Research Papers

Procrastination and Video Games Analysis


Yesterday I was talking about how I was going through a “mid-essay crisis”.

I obviously am not going to write my mental breakdown through the entire essay but I figured it was important to share because it relates to the infamous Bunk book.

As stated in class, I got my sources first but I write free form. I had this grand idea when writing to compare the statistics I have to the future– since the stats were from 2010, before the technological boom of smartphones and portable gaming  (DSs, PSP, Switch). Well, there’s a slight flaw I bet you can see now. Im writing this essay blind with a supposed climax to my story coming quickly– but i didn’t have the sources needed to wrap off the essay with a bang. I just assumed people would have the same idea I would.

1370 words in– Nope. I was wrong.

Let me share an excerpt from my essay:

What makes the research around productivity and its correlation to video games more intriguing is that when trying to pull up more recent statistics on the matter, there are implications supporting the increase of procrastination but lacking the proper statistics to support it. Another interesting factor is that researching the subject leads to screen addiction with minimal statistics towards that as well. If they did link any citation, they linked the previous statistics from 2007 and 2010 in recent articles trying to prove an increase that I spent the first few pages denouncing due to their lack of technological advancements.

At this point I’m freaking out. In theory to make this essay more cohesive and fluid– AS ANY COLLEGE ESSAY SHOULD BE IDEALLY, I would have to scrap this essay in full. But with the support of friends and Proctor, I derail the essay in full to bring up a point I’m going to mention now:

Have you ever read an essay that says, “Experts say…”. I once read an article that said “Experts say eating ice cream is healthy because of the protein milk provides.”


Just kidding, I wrote that. But you believed it for a second, right? You seriously considered getting ice cream because SOMEONE told you an expert said it without any statistics to back it up. Theoretically ANYONE can be an expert in any of these situations and its scary because PEOPLE believe what these outlets are saying because they’re reliable sources to some. In my research I found an article for a news outlet that said procrastination was correlated to video games and they didn’t believe it until “they saw the numbers” without showing the reader ANY NUMBERS TO SUPPORT THEIR BELIEF. I say this is linked to bunk because fake news is practically a go to meme now because of political power but this has been going on for years based off of this “Experts say…” bullshit. Likewise, knowing this makes you wonder what is real and what is fake. We have a plethora of information without any statistics to prove it. How do we know if wine and coffee are healthy because news outlets said “expects told us this”?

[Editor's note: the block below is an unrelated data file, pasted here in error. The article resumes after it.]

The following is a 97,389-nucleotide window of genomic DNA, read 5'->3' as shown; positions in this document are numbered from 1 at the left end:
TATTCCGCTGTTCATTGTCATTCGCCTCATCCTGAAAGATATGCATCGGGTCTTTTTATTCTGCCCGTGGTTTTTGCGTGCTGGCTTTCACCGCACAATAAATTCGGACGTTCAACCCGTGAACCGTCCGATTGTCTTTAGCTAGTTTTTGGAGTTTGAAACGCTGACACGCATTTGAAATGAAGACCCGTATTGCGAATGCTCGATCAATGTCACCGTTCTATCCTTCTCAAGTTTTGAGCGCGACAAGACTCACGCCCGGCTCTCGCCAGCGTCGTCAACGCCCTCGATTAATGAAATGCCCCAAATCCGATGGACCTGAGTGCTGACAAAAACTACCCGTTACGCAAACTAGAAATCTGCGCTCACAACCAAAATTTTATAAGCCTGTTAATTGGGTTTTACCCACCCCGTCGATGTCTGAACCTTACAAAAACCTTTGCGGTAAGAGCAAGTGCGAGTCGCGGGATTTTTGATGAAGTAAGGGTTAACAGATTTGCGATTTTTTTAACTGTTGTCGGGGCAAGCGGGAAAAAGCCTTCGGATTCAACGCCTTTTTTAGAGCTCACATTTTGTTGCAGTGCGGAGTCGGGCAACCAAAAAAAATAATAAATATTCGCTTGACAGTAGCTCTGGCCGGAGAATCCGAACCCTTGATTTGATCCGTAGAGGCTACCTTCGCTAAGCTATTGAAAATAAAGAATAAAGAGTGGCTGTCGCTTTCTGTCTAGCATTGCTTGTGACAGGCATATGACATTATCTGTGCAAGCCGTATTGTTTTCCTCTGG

I hope I didn’t cause you guys to lay down and contemplate life like I did. but it’s a good thing to think about.


  1. I believe we can all relate to your crisis. However, I find what you said about “researchers say” very interesting. There is A LOT of information out in the internet that many people tend to believe even though it is not entirely true. I think this is an issue with our generation since we rely on the internet more than we think we do/want to.

  2. Yeah, we all can definitely relate, haha. This is actually kind of ironic, because your project has to do with video games/tech and procrastination, and I’ve literally been procrastinating on important things because of video games and other various forms of technology!

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